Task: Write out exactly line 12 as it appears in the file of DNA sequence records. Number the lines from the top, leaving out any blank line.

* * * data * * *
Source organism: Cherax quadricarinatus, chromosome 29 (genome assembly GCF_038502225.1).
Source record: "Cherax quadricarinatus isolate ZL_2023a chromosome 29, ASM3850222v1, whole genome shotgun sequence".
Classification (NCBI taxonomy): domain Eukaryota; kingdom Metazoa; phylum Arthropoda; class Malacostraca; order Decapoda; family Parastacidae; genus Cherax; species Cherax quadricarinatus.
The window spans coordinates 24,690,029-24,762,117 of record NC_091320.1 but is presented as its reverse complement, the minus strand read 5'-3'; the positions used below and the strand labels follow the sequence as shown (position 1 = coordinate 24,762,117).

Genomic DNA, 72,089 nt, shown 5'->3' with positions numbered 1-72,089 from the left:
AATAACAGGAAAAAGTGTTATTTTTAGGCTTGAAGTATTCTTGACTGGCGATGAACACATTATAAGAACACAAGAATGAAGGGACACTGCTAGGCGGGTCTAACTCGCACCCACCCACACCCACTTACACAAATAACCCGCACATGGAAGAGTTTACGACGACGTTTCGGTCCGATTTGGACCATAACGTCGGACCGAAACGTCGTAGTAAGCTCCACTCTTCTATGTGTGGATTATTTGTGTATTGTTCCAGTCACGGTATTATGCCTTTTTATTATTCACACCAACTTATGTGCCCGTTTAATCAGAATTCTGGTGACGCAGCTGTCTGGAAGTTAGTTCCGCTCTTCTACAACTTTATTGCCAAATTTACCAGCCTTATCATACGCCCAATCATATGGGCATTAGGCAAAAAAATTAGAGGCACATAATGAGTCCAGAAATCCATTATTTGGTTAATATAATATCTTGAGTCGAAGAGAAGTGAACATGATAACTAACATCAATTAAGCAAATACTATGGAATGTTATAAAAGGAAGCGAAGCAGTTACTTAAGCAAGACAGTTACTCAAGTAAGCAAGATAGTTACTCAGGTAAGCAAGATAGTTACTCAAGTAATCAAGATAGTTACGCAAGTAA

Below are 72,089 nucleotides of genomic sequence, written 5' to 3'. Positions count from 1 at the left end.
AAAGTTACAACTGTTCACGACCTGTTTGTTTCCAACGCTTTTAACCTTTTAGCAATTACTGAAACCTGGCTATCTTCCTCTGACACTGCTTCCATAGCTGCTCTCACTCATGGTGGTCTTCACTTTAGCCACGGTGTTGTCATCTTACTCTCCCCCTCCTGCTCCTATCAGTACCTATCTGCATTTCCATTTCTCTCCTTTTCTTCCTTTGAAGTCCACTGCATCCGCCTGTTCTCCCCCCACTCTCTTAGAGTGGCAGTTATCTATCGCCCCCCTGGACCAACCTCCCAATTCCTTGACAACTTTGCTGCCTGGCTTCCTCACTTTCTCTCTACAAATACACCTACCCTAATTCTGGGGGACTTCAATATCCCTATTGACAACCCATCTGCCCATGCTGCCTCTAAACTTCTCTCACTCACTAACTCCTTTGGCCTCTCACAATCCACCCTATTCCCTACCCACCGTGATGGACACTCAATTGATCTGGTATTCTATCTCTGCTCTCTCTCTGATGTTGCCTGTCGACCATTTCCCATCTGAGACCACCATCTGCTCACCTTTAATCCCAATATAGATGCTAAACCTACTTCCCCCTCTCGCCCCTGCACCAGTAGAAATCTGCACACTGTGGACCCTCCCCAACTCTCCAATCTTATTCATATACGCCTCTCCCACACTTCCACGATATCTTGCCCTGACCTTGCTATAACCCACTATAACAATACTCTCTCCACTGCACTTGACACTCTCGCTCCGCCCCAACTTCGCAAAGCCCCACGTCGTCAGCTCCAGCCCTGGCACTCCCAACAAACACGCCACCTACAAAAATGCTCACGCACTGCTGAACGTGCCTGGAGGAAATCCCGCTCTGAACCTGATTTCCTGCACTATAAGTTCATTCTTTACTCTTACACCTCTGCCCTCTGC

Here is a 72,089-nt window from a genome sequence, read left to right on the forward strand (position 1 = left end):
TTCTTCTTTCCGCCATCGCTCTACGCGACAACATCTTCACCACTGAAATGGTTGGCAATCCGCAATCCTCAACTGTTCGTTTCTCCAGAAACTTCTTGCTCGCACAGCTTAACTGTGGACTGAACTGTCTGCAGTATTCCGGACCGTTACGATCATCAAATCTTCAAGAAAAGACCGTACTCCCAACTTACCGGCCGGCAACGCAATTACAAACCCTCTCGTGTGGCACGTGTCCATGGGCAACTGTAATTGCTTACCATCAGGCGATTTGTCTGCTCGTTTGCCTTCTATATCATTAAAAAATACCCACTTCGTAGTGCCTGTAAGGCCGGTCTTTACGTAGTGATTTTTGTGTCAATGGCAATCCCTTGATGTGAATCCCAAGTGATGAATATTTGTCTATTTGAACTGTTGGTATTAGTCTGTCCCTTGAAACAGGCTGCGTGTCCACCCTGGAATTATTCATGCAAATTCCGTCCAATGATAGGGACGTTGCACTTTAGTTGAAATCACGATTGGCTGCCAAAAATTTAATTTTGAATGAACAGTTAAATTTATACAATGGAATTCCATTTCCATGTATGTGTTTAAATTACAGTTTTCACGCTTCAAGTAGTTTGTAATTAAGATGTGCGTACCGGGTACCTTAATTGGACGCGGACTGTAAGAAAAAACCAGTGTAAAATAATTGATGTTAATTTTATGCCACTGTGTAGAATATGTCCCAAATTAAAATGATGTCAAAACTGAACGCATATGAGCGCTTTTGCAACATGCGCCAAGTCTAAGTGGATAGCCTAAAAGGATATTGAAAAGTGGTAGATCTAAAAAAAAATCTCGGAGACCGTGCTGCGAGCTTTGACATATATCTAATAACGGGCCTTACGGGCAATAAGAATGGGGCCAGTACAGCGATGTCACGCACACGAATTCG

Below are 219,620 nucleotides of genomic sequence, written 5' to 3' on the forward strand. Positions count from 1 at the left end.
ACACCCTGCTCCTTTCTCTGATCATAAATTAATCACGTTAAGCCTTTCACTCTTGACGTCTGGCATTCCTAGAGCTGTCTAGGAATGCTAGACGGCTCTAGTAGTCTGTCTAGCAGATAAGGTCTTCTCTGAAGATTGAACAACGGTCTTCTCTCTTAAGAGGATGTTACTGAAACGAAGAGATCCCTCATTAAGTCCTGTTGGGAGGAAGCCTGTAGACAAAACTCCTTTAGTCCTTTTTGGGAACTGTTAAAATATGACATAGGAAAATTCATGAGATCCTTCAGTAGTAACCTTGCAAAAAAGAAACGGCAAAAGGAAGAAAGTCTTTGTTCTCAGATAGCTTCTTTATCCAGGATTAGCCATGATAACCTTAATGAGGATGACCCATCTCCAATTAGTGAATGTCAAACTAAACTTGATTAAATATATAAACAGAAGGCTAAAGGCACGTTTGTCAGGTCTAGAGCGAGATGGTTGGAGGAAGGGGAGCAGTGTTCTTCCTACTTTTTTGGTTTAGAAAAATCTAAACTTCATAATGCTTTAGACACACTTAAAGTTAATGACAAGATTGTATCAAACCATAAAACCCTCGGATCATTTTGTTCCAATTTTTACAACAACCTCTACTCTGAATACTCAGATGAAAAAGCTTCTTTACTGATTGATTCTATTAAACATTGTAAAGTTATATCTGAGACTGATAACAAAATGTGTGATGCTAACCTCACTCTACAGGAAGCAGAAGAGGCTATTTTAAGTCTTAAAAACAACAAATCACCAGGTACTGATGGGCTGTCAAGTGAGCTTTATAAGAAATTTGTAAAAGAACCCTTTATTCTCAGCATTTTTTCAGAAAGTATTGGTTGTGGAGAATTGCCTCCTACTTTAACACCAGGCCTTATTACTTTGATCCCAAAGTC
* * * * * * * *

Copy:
ACACCCTGCTCCTTTCTCTGATCATAAATTAATCACGTTAAGCCTTTCACTCTTGACGTCTGGCATTCCTAGAGCTGTCTAGGAATGCTAGACGGCTCTAGTAGTCTGTCTAGCAGATAAGGTCTTCTCTGAAGATTGAACAACGGTCTTCTCTCTTAAGAGGATGTTACTGAAACGAAGAGATCCCTCATTAAGTCCTGTTGGGAGGAAGCCTGTAGACAAAACTCCTTTAGTCCTTTTTGGGAACTGTTAAAATATGACATAGGAAAATTCATGAGATCCTTCAGTAGTAACCTTGCAAAAAAGAAACGGCAAAAGGAAGAAAGTCTTTGTTCTCAGATAGCTTCTTTATCCAGGATTAGCCATGATAACCTTAATGAGGATGACCCATCTCCAATTAGTGAATGTCAAACTAAACTTGATTAAATATATAAACAGAAGGCTAAAGGCACGTTTGTCAGGTCTAGAGCGAGATGGTTGGAGGAAGGGGAGCAGTGTTCTTCCTACTTTTTTGGTTTAGAAAAATCTAAACTTCATAATGCTTTAGACACACTTAAAGTTAATGACAAGATTGTATCAAACCATAAAACCCTCGGATCATTTTGTTCCAATTTTTACAACAACCTCTACTCTGAATACTCAGATGAAAAAGCTTCTTTACTGATTGATTCTATTAAACATTGTAAAGTTATATCTGAGACTGATAACAAAATGTGTGATGCTAACCTCACTCTACAGGAAGCAGAAGAGGCTATTTTAAGTCTTAAAAACAACAAATCACCAGGTACTGATGGGCTGTCAAGTGAGCTTTATAAGAAATTTGTAAAAGAACCCTTTATTCTCAGCATTTTTTCAGAAAGTATTGGTTGTGGAGAATTGCCTCCTACTTTAACACCAGGCCTTATTACTTTGATCCCAAAGTC